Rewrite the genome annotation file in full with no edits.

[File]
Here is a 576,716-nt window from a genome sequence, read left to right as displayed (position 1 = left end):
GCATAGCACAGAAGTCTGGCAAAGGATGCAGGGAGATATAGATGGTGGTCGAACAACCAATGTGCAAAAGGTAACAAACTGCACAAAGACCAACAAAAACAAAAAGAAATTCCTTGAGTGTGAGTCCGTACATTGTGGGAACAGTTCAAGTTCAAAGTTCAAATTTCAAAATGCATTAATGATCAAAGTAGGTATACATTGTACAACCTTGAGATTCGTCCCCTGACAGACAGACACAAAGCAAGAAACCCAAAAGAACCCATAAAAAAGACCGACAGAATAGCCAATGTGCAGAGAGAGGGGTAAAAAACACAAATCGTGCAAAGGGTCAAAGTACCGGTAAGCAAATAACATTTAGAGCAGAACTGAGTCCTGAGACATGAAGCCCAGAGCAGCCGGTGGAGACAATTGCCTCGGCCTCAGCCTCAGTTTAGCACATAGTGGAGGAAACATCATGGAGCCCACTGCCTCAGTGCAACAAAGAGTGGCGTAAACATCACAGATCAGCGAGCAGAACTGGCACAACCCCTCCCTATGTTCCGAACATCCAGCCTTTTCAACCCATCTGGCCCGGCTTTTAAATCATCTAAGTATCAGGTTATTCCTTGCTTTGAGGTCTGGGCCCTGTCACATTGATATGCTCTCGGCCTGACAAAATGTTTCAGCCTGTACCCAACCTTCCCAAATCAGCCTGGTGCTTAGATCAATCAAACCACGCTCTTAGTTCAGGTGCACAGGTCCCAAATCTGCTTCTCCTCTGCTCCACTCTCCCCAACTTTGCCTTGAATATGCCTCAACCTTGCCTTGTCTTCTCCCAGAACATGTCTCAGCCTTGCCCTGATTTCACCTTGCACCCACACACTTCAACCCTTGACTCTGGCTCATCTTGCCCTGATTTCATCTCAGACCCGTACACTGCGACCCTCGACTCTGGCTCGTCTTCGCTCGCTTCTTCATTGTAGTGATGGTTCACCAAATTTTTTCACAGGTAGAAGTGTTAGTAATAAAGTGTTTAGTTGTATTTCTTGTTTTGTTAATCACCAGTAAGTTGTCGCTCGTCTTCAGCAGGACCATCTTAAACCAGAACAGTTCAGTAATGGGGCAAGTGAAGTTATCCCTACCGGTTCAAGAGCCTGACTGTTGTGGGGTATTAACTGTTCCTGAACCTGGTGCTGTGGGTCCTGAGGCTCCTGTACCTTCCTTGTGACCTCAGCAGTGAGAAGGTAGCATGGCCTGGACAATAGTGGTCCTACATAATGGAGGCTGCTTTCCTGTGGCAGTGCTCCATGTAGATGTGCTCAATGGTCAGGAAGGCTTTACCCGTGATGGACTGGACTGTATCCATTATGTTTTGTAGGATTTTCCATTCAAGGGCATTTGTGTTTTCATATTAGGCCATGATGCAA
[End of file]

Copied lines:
Here is a 576,716-nt window from a genome sequence, read left to right as displayed (position 1 = left end):
GCATAGCACAGAAGTCTGGCAAAGGATGCAGGGAGATATAGATGGTGGTCGAACAACCAATGTGCAAAAGGTAACAAACTGCACAAAGACCAACAAAAACAAAAAGAAATTCCTTGAGTGTGAGTCCGTACATTGTGGGAACAGTTCAAGTTCAAAGTTCAAATTTCAAAATGCATTAATGATCAAAGTAGGTATACATTGTACAACCTTGAGATTCGTCCCCTGACAGACAGACACAAAGCAAGAAACCCAAAAGAACCCATAAAAAAGACCGACAGAATAGCCAATGTGCAGAGAGAGGGGTAAAAAACACAAATCGTGCAAAGGGTCAAAGTACCGGTAAGCAAATAACATTTAGAGCAGAACTGAGTCCTGAGACATGAAGCCCAGAGCAGCCGGTGGAGACAATTGCCTCGGCCTCAGCCTCAGTTTAGCACATAGTGGAGGAAACATCATGGAGCCCACTGCCTCAGTGCAACAAAGAGTGGCGTAAACATCACAGATCAGCGAGCAGAACTGGCACAACCCCTCCCTATGTTCCGAACATCCAGCCTTTTCAACCCATCTGGCCCGGCTTTTAAATCATCTAAGTATCAGGTTATTCCTTGCTTTGAGGTCTGGGCCCTGTCACATTGATATGCTCTCGGCCTGACAAAATGTTTCAGCCTGTACCCAACCTTCCCAAATCAGCCTGGTGCTTAGATCAATCAAACCACGCTCTTAGTTCAGGTGCACAGGTCCCAAATCTGCTTCTCCTCTGCTCCACTCTCCCCAACTTTGCCTTGAATATGCCTCAACCTTGCCTTGTCTTCTCCCAGAACATGTCTCAGCCTTGCCCTGATTTCACCTTGCACCCACACACTTCAACCCTTGACTCTGGCTCATCTTGCCCTGATTTCATCTCAGACCCGTACACTGCGACCCTCGACTCTGGCTCGTCTTCGCTCGCTTCTTCATTGTAGTGATGGTTCACCAAATTTTTTCACAGGTAGAAGTGTTAGTAATAAAGTGTTTAGTTGTATTTCTTGTTTTGTTAATCACCAGTAAGTTGTCGCTCGTCTTCAGCAGGACCATCTTAAACCAGAACAGTTCAGTAATGGGGCAAGTGAAGTTATCCCTACCGGTTCAAGAGCCTGACTGTTGTGGGGTATTAACTGTTCCTGAACCTGGTGCTGTGGGTCCTGAGGCTCCTGTACCTTCCTTGTGACCTCAGCAGTGAGAAGGTAGCATGGCCTGGACAATAGTGGTCCTACATAATGGAGGCTGCTTTCCTGTGGCAGTGCTCCATGTAGATGTGCTCAATGGTCAGGAAGGCTTTACCCGTGATGGACTGGACTGTATCCATTATGTTTTGTAGGATTTTCCATTCAAGGGCATTTGTGTTTTCATATTAGGCCATGATGCAA